Carved patterns in the snow
The dial of the GMT SBGE275 — and also of the Chronograph SBGC247 that I will tell you about a little later — is inspired by the winter landscape of the mountains that surround the studio where they are made. That’s in Shinshu, in central Japan. It’s a place where the rugged Hotaka mountains can be seen through the windows of the Shinshu Watch Studio. And even if you don’t care where the inspiration comes from, the end result is a stunning dial.
… snow that got its carved pattern from the strong mountain winds that are especially frequent in late winter and early spring.
The famous SBGA211 “Snowflake” also has a dial inspired by the snow-capped Hotaka mountains, but that dial appears to have a smaller, more peaceful pattern. The flaky-dialed SBGE275 and SBGC247 are more dynamic and rough. They resemble snow that got its carved pattern from the strong mountain winds that are especially frequent in late winter and early spring. Either way, you like the dial or you don’t. In the end, it’s that simple.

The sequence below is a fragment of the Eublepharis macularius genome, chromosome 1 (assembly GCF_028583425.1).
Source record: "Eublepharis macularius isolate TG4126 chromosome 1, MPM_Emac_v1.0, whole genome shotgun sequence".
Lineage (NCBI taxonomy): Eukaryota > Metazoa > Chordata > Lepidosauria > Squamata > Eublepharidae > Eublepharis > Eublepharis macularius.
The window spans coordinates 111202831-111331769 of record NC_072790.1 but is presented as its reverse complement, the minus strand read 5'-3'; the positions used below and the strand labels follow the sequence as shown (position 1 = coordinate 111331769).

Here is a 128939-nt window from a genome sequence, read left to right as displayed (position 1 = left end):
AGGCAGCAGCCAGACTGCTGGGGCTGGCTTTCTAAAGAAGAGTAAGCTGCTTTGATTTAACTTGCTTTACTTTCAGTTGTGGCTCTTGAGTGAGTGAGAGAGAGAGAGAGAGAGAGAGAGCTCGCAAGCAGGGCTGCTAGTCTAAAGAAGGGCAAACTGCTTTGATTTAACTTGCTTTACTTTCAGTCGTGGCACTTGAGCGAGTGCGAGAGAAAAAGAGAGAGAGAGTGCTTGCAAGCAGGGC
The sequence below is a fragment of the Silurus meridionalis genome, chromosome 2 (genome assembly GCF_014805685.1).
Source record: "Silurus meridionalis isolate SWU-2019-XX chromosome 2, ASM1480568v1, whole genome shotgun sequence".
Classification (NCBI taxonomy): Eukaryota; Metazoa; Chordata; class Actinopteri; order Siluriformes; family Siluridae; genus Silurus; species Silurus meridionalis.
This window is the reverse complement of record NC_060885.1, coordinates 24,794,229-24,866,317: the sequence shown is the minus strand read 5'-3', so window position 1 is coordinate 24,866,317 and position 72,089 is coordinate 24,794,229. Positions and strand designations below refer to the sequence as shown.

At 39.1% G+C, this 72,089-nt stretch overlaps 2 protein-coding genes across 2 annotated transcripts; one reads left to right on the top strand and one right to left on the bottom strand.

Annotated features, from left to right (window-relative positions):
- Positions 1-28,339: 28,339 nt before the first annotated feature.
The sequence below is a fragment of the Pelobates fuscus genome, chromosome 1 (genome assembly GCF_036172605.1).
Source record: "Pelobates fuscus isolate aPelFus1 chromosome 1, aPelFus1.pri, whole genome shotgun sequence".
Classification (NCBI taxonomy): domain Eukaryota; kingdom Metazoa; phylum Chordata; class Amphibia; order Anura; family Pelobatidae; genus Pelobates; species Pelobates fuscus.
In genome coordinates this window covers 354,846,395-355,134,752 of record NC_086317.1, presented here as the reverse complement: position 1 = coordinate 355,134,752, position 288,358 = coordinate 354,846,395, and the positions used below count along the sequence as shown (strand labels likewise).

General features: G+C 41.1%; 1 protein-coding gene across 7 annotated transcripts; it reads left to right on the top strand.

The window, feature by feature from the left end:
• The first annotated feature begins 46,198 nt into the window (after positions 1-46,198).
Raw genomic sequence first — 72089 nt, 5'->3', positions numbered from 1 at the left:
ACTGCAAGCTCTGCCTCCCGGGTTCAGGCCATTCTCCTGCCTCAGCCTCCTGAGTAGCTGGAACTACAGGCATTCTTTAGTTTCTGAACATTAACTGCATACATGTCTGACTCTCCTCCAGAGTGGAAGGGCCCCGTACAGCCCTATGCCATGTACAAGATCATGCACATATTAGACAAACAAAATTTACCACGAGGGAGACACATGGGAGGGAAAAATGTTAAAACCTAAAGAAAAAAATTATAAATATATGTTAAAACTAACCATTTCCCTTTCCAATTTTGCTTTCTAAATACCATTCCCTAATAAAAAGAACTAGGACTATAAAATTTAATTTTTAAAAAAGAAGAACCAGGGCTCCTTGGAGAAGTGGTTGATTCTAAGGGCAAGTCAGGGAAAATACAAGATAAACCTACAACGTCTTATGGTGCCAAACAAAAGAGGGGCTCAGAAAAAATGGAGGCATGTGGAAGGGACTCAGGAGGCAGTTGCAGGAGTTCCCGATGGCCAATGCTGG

Grand Seiko Chronograph SBGC247 – Extra precision inside
And that sober realization leads me to the GMT Chronograph SBGC247 in high-intensity titanium. Through the secure see-through case back, one can see the 18K gold Grand Seiko lion emblem. The lion graces Grand Seiko’s oscillating weights as an indication of enhanced accuracy. One can also see this spectacle when you look at the case back of the GMT SBGE275. You could describe the SBGC247 as the winter version of the SBGC240 I reviewed a while back. But there are subtle differences. Take the movement, for instance. The SBGC240 uses the Caliber 9R86, but the new SBGC247 is outfitted with the Caliber 9R96. This is a specially adjusted version of the 9R86, which was also used in the 60th Anniversary Limited Edition SBGC238. Whereas the Caliber 9R86 has a claimed accuracy of ±15 seconds a month, the Caliber 9R96 boasts an accuracy of ±10 seconds a month.
A very distinct silhouette